Design evaluation of a cyclone separator was carried out. The objective was to evaluate the efficiency of a cyclone separator design in separating particles of different sizes and densities from a stream of turbulent particle-laden airflow.
Particles were tracked using the Lagrangian approach with drag force computed using correlation by Morsi and Alexander (1972). The effect of turbulence on particle trajectories was accounted using the Discrete Random Walk model. Due to the lean concentration of particles in the inlet air stream, one-way coupling was considered, i.e. the influence of particles on the airflow was neglected.
The airflow profiles showed evidence of slight precessing of the vortex core. Trajectories of the particles are significantly influenced by particle diameter and less influenced by its density for the range of particle densities investigated.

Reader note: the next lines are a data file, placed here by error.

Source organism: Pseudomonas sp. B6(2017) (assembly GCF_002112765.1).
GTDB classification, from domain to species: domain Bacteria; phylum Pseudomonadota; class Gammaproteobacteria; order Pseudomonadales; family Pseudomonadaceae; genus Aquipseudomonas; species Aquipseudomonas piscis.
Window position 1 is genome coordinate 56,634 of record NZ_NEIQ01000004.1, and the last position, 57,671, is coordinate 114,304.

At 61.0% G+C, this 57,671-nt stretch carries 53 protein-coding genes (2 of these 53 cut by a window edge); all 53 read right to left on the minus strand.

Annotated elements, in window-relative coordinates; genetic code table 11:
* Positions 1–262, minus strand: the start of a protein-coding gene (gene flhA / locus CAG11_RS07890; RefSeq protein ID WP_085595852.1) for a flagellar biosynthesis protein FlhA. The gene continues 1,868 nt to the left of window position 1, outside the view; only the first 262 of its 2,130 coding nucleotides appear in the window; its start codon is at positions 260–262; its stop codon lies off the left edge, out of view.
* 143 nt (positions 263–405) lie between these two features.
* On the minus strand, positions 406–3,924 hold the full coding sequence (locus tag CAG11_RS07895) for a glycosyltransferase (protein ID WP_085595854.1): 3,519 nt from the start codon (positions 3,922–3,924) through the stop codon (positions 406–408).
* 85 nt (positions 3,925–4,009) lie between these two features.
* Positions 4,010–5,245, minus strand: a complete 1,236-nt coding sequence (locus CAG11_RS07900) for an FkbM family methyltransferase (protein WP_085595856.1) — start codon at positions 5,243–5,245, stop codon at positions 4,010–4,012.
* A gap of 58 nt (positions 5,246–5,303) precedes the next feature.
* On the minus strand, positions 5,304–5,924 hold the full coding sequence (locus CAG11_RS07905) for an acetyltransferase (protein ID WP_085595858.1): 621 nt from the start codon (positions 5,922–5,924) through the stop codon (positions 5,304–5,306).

Performance of a non-premixed burner design was evaluated. It comprises four inlet air streams with centrally injected fuel stream comprising 25% methane and 75% hydrogen.
CFD modelling approach consisted of Reynold Stress Transport model for turbulence with P1 radiation model for considering radiation heat transfer and transient flow condition. Mixing of air and fuel streams and combustion characteristics in the chamber were analysed. Flame instability was predicted in the existing design leading to high NOx emissions. Changes were proposed in the design to improve the burner performance. This work resulted in improved burner performance which was not feasible with physical prototype testing due to cost and time constraints resulting in significant savings in time and costs.